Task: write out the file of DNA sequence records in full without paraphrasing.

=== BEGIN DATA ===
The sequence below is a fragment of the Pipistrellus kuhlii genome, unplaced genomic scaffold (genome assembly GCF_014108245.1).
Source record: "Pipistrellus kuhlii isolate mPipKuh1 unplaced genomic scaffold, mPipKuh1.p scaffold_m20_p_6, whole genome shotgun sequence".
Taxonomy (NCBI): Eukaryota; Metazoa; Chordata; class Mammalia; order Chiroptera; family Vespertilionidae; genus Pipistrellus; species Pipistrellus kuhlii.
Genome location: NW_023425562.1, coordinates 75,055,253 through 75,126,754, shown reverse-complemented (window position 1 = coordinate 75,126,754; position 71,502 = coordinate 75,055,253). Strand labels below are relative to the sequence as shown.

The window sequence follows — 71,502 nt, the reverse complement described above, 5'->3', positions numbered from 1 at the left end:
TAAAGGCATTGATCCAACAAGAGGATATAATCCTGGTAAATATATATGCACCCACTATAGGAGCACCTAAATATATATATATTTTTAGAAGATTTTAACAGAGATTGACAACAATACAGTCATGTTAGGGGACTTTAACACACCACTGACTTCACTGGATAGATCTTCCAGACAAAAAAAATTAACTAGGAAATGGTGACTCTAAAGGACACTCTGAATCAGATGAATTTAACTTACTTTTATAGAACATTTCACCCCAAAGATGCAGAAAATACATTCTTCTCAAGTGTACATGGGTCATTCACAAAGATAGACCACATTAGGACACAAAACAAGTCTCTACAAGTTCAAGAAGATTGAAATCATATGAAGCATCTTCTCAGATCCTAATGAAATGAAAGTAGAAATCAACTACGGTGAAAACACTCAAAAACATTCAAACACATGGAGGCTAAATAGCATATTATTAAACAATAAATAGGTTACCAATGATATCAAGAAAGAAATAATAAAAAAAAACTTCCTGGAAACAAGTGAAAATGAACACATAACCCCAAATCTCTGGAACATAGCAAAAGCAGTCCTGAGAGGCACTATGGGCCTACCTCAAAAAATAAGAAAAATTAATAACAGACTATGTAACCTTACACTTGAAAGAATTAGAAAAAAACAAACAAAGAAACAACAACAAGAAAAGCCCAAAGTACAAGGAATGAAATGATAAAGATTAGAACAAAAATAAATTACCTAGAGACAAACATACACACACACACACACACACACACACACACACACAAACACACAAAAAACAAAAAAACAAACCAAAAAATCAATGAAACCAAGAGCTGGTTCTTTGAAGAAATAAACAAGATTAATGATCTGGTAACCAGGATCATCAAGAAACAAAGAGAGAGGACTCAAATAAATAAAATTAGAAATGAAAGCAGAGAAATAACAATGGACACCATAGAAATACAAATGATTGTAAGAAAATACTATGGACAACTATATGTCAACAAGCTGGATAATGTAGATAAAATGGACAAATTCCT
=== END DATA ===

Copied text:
The sequence below is a fragment of the Pipistrellus kuhlii genome, unplaced genomic scaffold (genome assembly GCF_014108245.1).
Source record: "Pipistrellus kuhlii isolate mPipKuh1 unplaced genomic scaffold, mPipKuh1.p scaffold_m20_p_6, whole genome shotgun sequence".
Taxonomy (NCBI): Eukaryota; Metazoa; Chordata; class Mammalia; order Chiroptera; family Vespertilionidae; genus Pipistrellus; species Pipistrellus kuhlii.
Genome location: NW_023425562.1, coordinates 75,055,253 through 75,126,754, shown reverse-complemented (window position 1 = coordinate 75,126,754; position 71,502 = coordinate 75,055,253). Strand labels below are relative to the sequence as shown.

The window sequence follows — 71,502 nt, the reverse complement described above, 5'->3', positions numbered from 1 at the left end:
TAAAGGCATTGATCCAACAAGAGGATATAATCCTGGTAAATATATATGCACCCACTATAGGAGCACCTAAATATATATATATTTTTAGAAGATTTTAACAGAGATTGACAACAATACAGTCATGTTAGGGGACTTTAACACACCACTGACTTCACTGGATAGATCTTCCAGACAAAAAAAATTAACTAGGAAATGGTGACTCTAAAGGACACTCTGAATCAGATGAATTTAACTTACTTTTATAGAACATTTCACCCCAAAGATGCAGAAAATACATTCTTCTCAAGTGTACATGGGTCATTCACAAAGATAGACCACATTAGGACACAAAACAAGTCTCTACAAGTTCAAGAAGATTGAAATCATATGAAGCATCTTCTCAGATCCTAATGAAATGAAAGTAGAAATCAACTACGGTGAAAACACTCAAAAACATTCAAACACATGGAGGCTAAATAGCATATTATTAAACAATAAATAGGTTACCAATGATATCAAGAAAGAAATAATAAAAAAAAACTTCCTGGAAACAAGTGAAAATGAACACATAACCCCAAATCTCTGGAACATAGCAAAAGCAGTCCTGAGAGGCACTATGGGCCTACCTCAAAAAATAAGAAAAATTAATAACAGACTATGTAACCTTACACTTGAAAGAATTAGAAAAAAACAAACAAAGAAACAACAACAAGAAAAGCCCAAAGTACAAGGAATGAAATGATAAAGATTAGAACAAAAATAAATTACCTAGAGACAAACATACACACACACACACACACACACACACACACACACAAACACACAAAAAACAAAAAAACAAACCAAAAAATCAATGAAACCAAGAGCTGGTTCTTTGAAGAAATAAACAAGATTAATGATCTGGTAACCAGGATCATCAAGAAACAAAGAGAGAGGACTCAAATAAATAAAATTAGAAATGAAAGCAGAGAAATAACAATGGACACCATAGAAATACAAATGATTGTAAGAAAATACTATGGACAACTATATGTCAACAAGCTGGATAATGTAGATAAAATGGACAAATTCCT